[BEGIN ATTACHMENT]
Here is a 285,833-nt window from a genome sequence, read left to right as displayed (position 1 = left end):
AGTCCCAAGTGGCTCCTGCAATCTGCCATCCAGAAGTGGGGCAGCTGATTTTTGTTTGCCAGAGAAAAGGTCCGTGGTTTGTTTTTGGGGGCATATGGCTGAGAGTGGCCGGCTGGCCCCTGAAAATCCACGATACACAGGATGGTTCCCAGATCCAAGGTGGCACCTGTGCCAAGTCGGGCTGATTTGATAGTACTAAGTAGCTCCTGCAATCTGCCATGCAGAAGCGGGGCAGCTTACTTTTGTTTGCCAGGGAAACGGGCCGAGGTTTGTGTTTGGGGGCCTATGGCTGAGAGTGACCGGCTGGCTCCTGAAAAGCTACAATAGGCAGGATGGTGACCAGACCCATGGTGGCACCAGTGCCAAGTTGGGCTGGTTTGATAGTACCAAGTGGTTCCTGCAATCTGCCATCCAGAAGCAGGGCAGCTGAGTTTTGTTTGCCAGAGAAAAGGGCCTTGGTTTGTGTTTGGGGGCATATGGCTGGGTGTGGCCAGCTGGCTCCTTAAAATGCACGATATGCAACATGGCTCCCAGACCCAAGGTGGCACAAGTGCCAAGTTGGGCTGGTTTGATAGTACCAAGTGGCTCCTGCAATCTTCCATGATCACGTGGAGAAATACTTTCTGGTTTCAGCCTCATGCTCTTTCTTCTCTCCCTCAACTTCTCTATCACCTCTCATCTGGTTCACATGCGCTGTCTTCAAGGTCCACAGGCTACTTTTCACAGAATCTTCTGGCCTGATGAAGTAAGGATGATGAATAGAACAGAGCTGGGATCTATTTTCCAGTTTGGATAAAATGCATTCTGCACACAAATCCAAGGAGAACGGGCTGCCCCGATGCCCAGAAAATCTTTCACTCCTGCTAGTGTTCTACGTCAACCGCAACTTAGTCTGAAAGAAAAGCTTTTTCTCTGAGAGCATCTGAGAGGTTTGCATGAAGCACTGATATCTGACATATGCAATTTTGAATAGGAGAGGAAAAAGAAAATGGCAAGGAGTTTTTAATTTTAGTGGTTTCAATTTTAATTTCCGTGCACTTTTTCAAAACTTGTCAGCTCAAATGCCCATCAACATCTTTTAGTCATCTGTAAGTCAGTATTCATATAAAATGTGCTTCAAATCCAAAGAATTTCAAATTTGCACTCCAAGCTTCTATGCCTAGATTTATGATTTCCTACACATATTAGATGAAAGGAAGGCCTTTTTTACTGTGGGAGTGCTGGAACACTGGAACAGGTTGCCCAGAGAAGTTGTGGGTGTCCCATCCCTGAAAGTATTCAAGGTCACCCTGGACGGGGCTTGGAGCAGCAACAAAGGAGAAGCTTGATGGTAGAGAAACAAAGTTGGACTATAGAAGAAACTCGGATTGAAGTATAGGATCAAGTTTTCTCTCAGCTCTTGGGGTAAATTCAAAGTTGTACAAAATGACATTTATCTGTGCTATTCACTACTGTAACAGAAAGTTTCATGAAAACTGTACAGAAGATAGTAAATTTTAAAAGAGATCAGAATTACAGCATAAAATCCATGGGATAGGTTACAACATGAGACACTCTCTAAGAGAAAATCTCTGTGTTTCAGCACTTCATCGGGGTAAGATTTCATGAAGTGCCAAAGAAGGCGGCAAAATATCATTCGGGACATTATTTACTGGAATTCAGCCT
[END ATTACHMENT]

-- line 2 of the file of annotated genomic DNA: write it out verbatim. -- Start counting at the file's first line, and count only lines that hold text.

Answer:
AGTCCCAAGTGGCTCCTGCAATCTGCCATCCAGAAGTGGGGCAGCTGATTTTTGTTTGCCAGAGAAAAGGTCCGTGGTTTGTTTTTGGGGGCATATGGCTGAGAGTGGCCGGCTGGCCCCTGAAAATCCACGATACACAGGATGGTTCCCAGATCCAAGGTGGCACCTGTGCCAAGTCGGGCTGATTTGATAGTACTAAGTAGCTCCTGCAATCTGCCATGCAGAAGCGGGGCAGCTTACTTTTGTTTGCCAGGGAAACGGGCCGAGGTTTGTGTTTGGGGGCCTATGGCTGAGAGTGACCGGCTGGCTCCTGAAAAGCTACAATAGGCAGGATGGTGACCAGACCCATGGTGGCACCAGTGCCAAGTTGGGCTGGTTTGATAGTACCAAGTGGTTCCTGCAATCTGCCATCCAGAAGCAGGGCAGCTGAGTTTTGTTTGCCAGAGAAAAGGGCCTTGGTTTGTGTTTGGGGGCATATGGCTGGGTGTGGCCAGCTGGCTCCTTAAAATGCACGATATGCAACATGGCTCCCAGACCCAAGGTGGCACAAGTGCCAAGTTGGGCTGGTTTGATAGTACCAAGTGGCTCCTGCAATCTTCCATGATCACGTGGAGAAATACTTTCTGGTTTCAGCCTCATGCTCTTTCTTCTCTCCCTCAACTTCTCTATCACCTCTCATCTGGTTCACATGCGCTGTCTTCAAGGTCCACAGGCTACTTTTCACAGAATCTTCTGGCCTGATGAAGTAAGGATGATGAATAGAACAGAGCTGGGATCTATTTTCCAGTTTGGATAAAATGCATTCTGCACACAAATCCAAGGAGAACGGGCTGCCCCGATGCCCAGAAAATCTTTCACTCCTGCTAGTGTTCTACGTCAACCGCAACTTAGTCTGAAAGAAAAGCTTTTTCTCTGAGAGCATCTGAGAGGTTTGCATGAAGCACTGATATCTGACATATGCAATTTTGAATAGGAGAGGAAAAAGAAAATGGCAAGGAGTTTTTAATTTTAGTGGTTTCAATTTTAATTTCCGTGCACTTTTTCAAAACTTGTCAGCTCAAATGCCCATCAACATCTTTTAGTCATCTGTAAGTCAGTATTCATATAAAATGTGCTTCAAATCCAAAGAATTTCAAATTTGCACTCCAAGCTTCTATGCCTAGATTTATGATTTCCTACACATATTAGATGAAAGGAAGGCCTTTTTTACTGTGGGAGTGCTGGAACACTGGAACAGGTTGCCCAGAGAAGTTGTGGGTGTCCCATCCCTGAAAGTATTCAAGGTCACCCTGGACGGGGCTTGGAGCAGCAACAAAGGAGAAGCTTGATGGTAGAGAAACAAAGTTGGACTATAGAAGAAACTCGGATTGAAGTATAGGATCAAGTTTTCTCTCAGCTCTTGGGGTAAATTCAAAGTTGTACAAAATGACATTTATCTGTGCTATTCACTACTGTAACAGAAAGTTTCATGAAAACTGTACAGAAGATAGTAAATTTTAAAAGAGATCAGAATTACAGCATAAAATCCATGGGATAGGTTACAACATGAGACACTCTCTAAGAGAAAATCTCTGTGTTTCAGCACTTCATCGGGGTAAGATTTCATGAAGTGCCAAAGAAGGCGGCAAAATATCATTCGGGACATTATTTACTGGAATTCAGCCT